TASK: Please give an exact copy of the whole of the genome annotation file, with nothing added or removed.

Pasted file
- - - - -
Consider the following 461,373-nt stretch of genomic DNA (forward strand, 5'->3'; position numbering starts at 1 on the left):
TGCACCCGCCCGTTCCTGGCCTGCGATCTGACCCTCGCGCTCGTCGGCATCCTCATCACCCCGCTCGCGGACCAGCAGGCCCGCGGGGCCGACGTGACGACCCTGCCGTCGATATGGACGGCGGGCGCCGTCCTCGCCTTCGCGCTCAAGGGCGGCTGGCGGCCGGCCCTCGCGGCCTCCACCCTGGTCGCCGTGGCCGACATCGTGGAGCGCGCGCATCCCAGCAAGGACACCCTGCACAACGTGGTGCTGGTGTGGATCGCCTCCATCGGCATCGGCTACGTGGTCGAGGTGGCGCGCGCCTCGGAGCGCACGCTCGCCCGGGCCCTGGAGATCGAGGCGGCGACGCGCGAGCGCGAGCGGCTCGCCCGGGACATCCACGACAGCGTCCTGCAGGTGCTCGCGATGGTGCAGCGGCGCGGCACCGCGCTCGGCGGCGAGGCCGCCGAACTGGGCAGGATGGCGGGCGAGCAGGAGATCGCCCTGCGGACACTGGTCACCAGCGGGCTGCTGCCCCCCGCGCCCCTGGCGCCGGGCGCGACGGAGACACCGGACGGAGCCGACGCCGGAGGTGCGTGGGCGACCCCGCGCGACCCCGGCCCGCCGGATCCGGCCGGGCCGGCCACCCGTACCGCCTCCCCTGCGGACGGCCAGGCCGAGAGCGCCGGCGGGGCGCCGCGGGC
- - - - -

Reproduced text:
Consider the following 461,373-nt stretch of genomic DNA (forward strand, 5'->3'; position numbering starts at 1 on the left):
TGCACCCGCCCGTTCCTGGCCTGCGATCTGACCCTCGCGCTCGTCGGCATCCTCATCACCCCGCTCGCGGACCAGCAGGCCCGCGGGGCCGACGTGACGACCCTGCCGTCGATATGGACGGCGGGCGCCGTCCTCGCCTTCGCGCTCAAGGGCGGCTGGCGGCCGGCCCTCGCGGCCTCCACCCTGGTCGCCGTGGCCGACATCGTGGAGCGCGCGCATCCCAGCAAGGACACCCTGCACAACGTGGTGCTGGTGTGGATCGCCTCCATCGGCATCGGCTACGTGGTCGAGGTGGCGCGCGCCTCGGAGCGCACGCTCGCCCGGGCCCTGGAGATCGAGGCGGCGACGCGCGAGCGCGAGCGGCTCGCCCGGGACATCCACGACAGCGTCCTGCAGGTGCTCGCGATGGTGCAGCGGCGCGGCACCGCGCTCGGCGGCGAGGCCGCCGAACTGGGCAGGATGGCGGGCGAGCAGGAGATCGCCCTGCGGACACTGGTCACCAGCGGGCTGCTGCCCCCCGCGCCCCTGGCGCCGGGCGCGACGGAGACACCGGACGGAGCCGACGCCGGAGGTGCGTGGGCGACCCCGCGCGACCCCGGCCCGCCGGATCCGGCCGGGCCGGCCACCCGTACCGCCTCCCCTGCGGACGGCCAGGCCGAGAGCGCCGGCGGGGCGCCGCGGGC